A film using any one of these techniques would have been impressive to audiences in 1933. But the way O’Brien and his team managed to combine them, sometimes all within the same scene, redefined what the fledgling medium was capable of. Thanks in large part to their work, King Kong is still considered a seminal work in the field of visual effects nearly 100 years after its release — and is often listed among the greatest movies ever made.
13 thoughts on “Retrotechtacular: The Revolutionary Visual Effects Of King Kong”
“I REMEMBER WHEN AL JOLSON RAN AMOK AT THE WINTER GARDEN AND CLIMBED THE CHRYSLER BUILDING. AFTER THAT, HE COULDN’T GET ARRESTED IN THIS TOWN.”
OK now that the obligatory Simpsons quote is out of the way if you really want to understand how amazing King Kong (33) was watch Kind Kong (76), not a good movie but you would be amazed by how little special effects seem to have changed since the first King King. The people who worked on King Kong (33) were true artists.
76 was a better movie than the Peter Jackson Kong abomination.
I was an Extra in the ’76 Kong Movie.. I got Squished by a Giant Foot.. That entire back lot is now Condo’s
Progress I guess..
OMG! Are you alright!?
No, he is half left. …….. I’ll let myself out.——>
The miniturisation on King Kong is impressive, but for an engineering feat you’ll struggle to do better than the dragon in Fritz Lang’s 1924 film Die Nibelungen. You can see it in action in this clip
but far more impressive are the engineering diagrams showing the dozen or so men seated inside and operating it.
I remember touching one of the original King Kongs when it’s owner, Philip Jenkinson, brought it to a lecture he was giving at Southampton University in 75/76.
The special effects in King Kong 1933 were brought to life through the use of stop-motion animation by Willis O’Brien and his assistant animator, Buzz Gibson. Mighty Joe Young (1949), on which O’Brien is credited as Technical Creator, won an Academy Award for Best Visual Effects in 1950. Credit for the award went to the film’s producers, RKO Productions, but O’Brien was also awarded a statue, this time proudly accepted by him. O’Brien was assisted by his protege (and successor) Ray Harryhausen and Pete Peterson on this film, and by some accounts left the majority of the animation to them. Raymond Frederick Harryhausen (June 29, 1920 – May 7, 2013) was an American-British animator and special effects creator who created a form of stop motion model animation known as “Dynamation”. Harryhausen’s works include the animation for Mighty Joe Young (1949) with his mentor Willis H. O’Brien (for which the latter won the Academy Award for Best Visual Effects); Harryhausen’s first color film, The 7th Voyage of Sinbad (1958); and Jason and the Argonauts (1963), which featured a sword fight with seven skeleton warriors. His last film was Clash of the Titans (1981), after which he retired.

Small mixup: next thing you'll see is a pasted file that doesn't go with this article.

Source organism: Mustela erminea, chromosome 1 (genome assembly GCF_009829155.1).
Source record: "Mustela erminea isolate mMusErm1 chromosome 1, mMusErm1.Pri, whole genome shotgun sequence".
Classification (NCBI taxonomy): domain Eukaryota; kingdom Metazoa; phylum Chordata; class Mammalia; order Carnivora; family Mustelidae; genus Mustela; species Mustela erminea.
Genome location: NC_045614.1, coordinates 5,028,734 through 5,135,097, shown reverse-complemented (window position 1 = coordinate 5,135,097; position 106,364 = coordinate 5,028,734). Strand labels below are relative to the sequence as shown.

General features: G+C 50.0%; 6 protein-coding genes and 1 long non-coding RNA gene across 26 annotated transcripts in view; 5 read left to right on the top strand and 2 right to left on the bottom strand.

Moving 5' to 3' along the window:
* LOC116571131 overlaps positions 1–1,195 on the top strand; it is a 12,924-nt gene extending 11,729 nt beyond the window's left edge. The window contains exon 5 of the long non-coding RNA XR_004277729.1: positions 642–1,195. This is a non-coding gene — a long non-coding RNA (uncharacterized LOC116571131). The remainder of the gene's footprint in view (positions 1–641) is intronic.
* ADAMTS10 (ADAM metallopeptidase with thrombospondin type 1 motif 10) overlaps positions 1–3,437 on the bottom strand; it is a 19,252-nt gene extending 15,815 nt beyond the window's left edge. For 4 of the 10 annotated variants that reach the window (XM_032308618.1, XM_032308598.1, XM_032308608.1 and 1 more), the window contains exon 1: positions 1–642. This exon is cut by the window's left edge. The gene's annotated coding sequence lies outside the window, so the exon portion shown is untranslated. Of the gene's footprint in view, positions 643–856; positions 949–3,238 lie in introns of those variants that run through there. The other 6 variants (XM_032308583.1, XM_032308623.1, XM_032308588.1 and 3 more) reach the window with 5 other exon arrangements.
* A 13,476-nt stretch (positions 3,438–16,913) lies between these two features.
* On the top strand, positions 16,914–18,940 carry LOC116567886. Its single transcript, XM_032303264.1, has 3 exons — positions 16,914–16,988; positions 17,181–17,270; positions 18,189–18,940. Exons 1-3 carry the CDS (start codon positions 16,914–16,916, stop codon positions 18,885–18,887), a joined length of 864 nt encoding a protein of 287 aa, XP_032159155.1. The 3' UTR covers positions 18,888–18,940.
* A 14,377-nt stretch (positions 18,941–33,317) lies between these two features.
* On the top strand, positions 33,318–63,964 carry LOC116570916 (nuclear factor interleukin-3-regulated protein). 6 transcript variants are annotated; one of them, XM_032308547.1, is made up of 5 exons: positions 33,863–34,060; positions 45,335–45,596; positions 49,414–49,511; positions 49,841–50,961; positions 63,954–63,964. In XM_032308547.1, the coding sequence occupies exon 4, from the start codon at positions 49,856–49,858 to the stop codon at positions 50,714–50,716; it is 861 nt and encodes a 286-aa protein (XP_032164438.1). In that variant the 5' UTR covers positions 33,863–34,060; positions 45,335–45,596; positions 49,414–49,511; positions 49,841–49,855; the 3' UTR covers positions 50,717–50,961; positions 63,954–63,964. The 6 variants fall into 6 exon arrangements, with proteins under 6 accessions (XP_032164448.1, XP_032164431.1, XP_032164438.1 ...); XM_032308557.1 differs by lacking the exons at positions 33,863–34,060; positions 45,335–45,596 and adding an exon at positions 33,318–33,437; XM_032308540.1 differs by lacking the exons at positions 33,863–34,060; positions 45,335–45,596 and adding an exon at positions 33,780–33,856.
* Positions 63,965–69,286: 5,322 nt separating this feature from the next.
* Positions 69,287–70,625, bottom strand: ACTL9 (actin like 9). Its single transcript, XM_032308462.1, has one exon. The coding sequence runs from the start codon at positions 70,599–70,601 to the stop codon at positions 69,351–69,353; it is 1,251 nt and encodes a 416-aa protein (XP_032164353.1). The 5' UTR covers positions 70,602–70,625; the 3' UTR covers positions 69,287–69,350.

1. King Kong (1933 film)
2. Willis H. O’Brien
3. Ray Harryhausen
4. Ray Harryhausen, Whose Creatures Battled Jason and Sinbad, Dies at 92, by Patrick J. Lyons May 7, 2013 [Warning: May be paywall restricted for some viewers.]
Did you see the first episode of season 3 of ‘the mandelorian’? Awful non-CGI puppets still exist in the entertainment industry. Those bits were so bad that you wonder why absolutely nobody stepped in.
Those monkeys in the tree, goddamn that was awful.
Kukla Fran and Ollie was once great entertainment. Bored me as a kid. Now I know I’ll pass on the Star XXX franchises.
I took it more as maintaining the original films’ look.
Almost vindicating the originals by way of “no, those weren’t bad puppets, those aliens really looked like that!”
Harryhausen is great. Go check out ‘first men in the moon’ great movie.
Also honorable mention to last show that leaned heavily on practical puppetry: Farscape
Who needs CGI when you can use guys in rubber suits:
Say hi Godzilla.